Homing attacks are proceeding acceptably. Here is the first ship from Sector 2 in action:
That’s the new attack helicopter. Its secondary attack is deploying those homing missiles. The missiles can be shot down, but they’re fast! It’s perhaps easier just to dodge them until they run out of fuel and tumble off screen.
It’s a neat weapon. I am looking forward to making some kind of boss which periodically unleashes a vast missile Armageddon.
The other change visible in this screenshot is that I’m conceptually renaming “lives” as “switches”, with that little cycling icon. This should go some way to making the game more intuitive, especially when I redo the tutorial (again) to add an explanatory section on death and side-switching before you play.
On the subject of tweaks to the core mechanics: I’m going to replace the “heat” bar to “energy” which charges up when you’re not firing, much like R-Type. This won’t make much difference to how the game plays. You’ll still have to stop firing for a second or so to have the access to the powerful bursts of weapon fire necessary to take out opponents rapidly. However, it means that when you’re not firing, the bar will be filling up instead of emptying down. Again, this is an intuitiveness fix: not-firing will obviously become a planned move where you’re building up some asset you can use later, rather than a tedious and necessary return to a base state.
I’m also going to add a second “energy” bar for some ships, to make better use of the dual-weapon system. One example is the helicopter! Its homing missiles are quite cool but a bit cheap, so I want to make them recharge slowly (every 5 seconds or so) separately from the main cannons. That means you’ll be incentivised to play as normal even though you have a gun that can shoot anything from anywhere.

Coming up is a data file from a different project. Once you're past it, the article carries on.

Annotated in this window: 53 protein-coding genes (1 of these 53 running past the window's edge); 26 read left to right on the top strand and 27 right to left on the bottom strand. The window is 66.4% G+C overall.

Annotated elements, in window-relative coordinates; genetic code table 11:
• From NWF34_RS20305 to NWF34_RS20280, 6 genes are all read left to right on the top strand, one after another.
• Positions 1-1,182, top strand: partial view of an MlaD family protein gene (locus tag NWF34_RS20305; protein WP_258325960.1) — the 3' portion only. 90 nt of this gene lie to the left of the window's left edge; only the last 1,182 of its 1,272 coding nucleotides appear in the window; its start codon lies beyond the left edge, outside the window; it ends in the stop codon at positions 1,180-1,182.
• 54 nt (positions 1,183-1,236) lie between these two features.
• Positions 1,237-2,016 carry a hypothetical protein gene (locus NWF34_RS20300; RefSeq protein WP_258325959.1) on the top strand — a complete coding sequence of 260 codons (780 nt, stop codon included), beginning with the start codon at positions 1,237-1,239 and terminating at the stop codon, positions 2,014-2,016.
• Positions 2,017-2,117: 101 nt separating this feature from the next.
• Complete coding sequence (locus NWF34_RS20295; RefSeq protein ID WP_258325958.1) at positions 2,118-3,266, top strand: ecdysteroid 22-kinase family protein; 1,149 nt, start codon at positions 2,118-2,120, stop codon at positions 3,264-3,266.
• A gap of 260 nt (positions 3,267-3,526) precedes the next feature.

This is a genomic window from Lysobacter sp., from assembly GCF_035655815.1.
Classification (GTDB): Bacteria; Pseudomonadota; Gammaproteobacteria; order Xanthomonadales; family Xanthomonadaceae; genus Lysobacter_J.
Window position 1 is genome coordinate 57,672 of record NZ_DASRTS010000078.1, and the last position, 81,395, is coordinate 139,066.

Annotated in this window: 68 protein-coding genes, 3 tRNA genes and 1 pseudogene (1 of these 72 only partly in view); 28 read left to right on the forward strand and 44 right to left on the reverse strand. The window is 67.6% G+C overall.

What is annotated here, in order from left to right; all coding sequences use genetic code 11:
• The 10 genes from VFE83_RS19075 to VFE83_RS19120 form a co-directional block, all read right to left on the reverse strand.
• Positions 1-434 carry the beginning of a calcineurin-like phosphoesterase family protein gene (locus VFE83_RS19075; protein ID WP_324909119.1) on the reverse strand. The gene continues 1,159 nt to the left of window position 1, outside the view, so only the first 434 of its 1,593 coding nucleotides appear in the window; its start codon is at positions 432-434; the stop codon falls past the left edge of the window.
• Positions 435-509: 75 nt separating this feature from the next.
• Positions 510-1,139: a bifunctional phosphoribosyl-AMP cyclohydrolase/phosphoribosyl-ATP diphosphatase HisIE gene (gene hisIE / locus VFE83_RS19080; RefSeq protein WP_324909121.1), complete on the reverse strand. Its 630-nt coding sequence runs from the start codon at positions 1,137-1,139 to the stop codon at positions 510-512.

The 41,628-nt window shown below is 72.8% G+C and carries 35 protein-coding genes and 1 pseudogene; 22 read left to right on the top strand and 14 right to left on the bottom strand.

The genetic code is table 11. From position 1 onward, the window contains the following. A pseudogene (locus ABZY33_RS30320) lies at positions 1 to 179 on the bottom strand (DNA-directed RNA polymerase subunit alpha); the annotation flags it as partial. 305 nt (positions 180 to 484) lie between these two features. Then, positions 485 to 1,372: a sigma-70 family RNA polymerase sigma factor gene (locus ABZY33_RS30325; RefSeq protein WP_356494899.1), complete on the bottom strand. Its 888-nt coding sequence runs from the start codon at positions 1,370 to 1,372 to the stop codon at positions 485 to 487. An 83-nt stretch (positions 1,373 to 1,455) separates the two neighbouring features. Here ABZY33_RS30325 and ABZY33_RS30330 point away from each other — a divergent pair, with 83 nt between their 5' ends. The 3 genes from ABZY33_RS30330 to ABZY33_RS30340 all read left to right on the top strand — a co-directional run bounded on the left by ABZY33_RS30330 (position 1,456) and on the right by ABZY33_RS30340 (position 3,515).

In short, the game’s maturing now. I’m storming ahead with new content (ship types and backgrounds) to fill the game out, now the core mechanics are solid enough. Meanwhile I’m iterating on the core systems, refining them with the odd tweak so they’re readier for release and culling a few things that are proving irrelevant.
That’s probably as good a place as any to down tools on the project and polish up Vigilance for a week. Ludum Dare’s judging results will come in on the 24th and I have a feeling my game’s going to do well, so it’s time to fix it up for general release and take it on the Flash game licensing circuit! If I find it a good home, it should provide my first indie gamedev income. I’m excited 😀